Immediately after surgery that requires anesthesia, it is normal for older patients to feel somewhat sleepy or a little out of sorts. But when patients experience marked changes in mental function – such as confusion, disorientation, persistent sleepiness, hallucinations, agitation, or aggression – they might be experiencing post-operative delirium.
Post-operative delirium is the most common complication of surgery for older adults, according to the American Geriatric Society, affecting up to 50% of seniors. If not identified early and treated, post-operative delirium can lead to long-term health issues, including cognitive decline and functional decline. Patients are also at increased risk of physical injury, hospitalization, and transfer to long-term care facilities.
Symptoms can appear within hours to weeks after surgery. Unfortunately, post-operative delirium symptoms are often mistaken as signs of dementia, which is an umbrella term for irreversible conditions that cause memory loss and decreased cognitive function. While some symptoms are similar, delirium is not the same as dementia and can be prevented in approximately 40% of cases.
UT Southwestern has implemented two innovative programs to better identify patients at risk for delirium and support healthier recovery. In these programs, we help caregivers prevent and identify delirium symptoms and help patients maintain their independence after diagnosis through comforting care and rehabilitation.
Risk factors of post-operative delirium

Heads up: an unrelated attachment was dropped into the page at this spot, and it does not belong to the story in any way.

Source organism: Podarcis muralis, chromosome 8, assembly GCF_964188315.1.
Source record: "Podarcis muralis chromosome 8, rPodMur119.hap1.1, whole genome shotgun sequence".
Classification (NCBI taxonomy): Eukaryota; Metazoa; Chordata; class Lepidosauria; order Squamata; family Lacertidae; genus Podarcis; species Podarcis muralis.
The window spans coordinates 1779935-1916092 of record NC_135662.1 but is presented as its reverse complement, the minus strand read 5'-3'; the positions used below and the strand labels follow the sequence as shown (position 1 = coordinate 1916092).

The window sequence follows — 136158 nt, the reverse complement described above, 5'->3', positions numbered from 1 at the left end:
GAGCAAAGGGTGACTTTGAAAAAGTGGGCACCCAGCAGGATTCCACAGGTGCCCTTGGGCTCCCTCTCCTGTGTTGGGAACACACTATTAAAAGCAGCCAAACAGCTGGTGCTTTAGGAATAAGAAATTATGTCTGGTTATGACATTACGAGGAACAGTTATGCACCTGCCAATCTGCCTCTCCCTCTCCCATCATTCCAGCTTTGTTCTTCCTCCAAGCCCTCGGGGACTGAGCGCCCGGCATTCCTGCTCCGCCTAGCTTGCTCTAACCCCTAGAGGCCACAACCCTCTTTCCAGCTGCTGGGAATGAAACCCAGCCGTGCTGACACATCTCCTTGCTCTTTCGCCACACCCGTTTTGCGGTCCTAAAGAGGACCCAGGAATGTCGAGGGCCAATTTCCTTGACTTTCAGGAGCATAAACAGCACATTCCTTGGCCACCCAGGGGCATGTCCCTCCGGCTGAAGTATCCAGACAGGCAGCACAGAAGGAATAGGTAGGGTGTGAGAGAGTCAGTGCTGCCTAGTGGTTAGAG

Most cases of delirium last a week or less, with symptoms that gradually decline as the patient recovers from surgery. However, the condition can last for weeks or months in patients with underlying memory or cognitive challenges such as dementia, vision, or hearing impairment, or a history of post-operative delirium. Other risk factors can include infection, recent trauma, or an adverse reaction to medication.
As part of our presurgical process with senior patients, we screen for these risk factors. After surgery, we watch for particular symptoms of delirium, which can include:
- Difficulty focusing
- Fatigue and sluggishness
- Slurred speech
- Rapid mood swings
- Uncooperative or aggressive behavior
It's important for patients and family members to discuss their health history and personal risk factors with their doctor before surgery to potentially avoid delirium. In that spirit, we've implemented two programs focused on post-operative delirium: one to help identify patients who are at risk and another to help patients and families manage the condition if it develops.
Programs and treatments
Pre-surgery evaluation and risk assessment
The UT Southwestern Perioperative Optimization of Senior Health (POSH) is designed to evaluate patients before surgery for their potential risk of developing complications, including post-operative delirium. This work has been made possible in part through a collaboration with the team that developed the original POSH Program at Duke University.
The care team works with patients and families to create a plan leading up to surgery to help avoid complications and achieve the best outcomes, including pre-surgery referral to physical therapy, nutrition services, or connections to get in-home health care.
UT Southwestern POSH providers' tips to help patients safely transition out of the hospital include: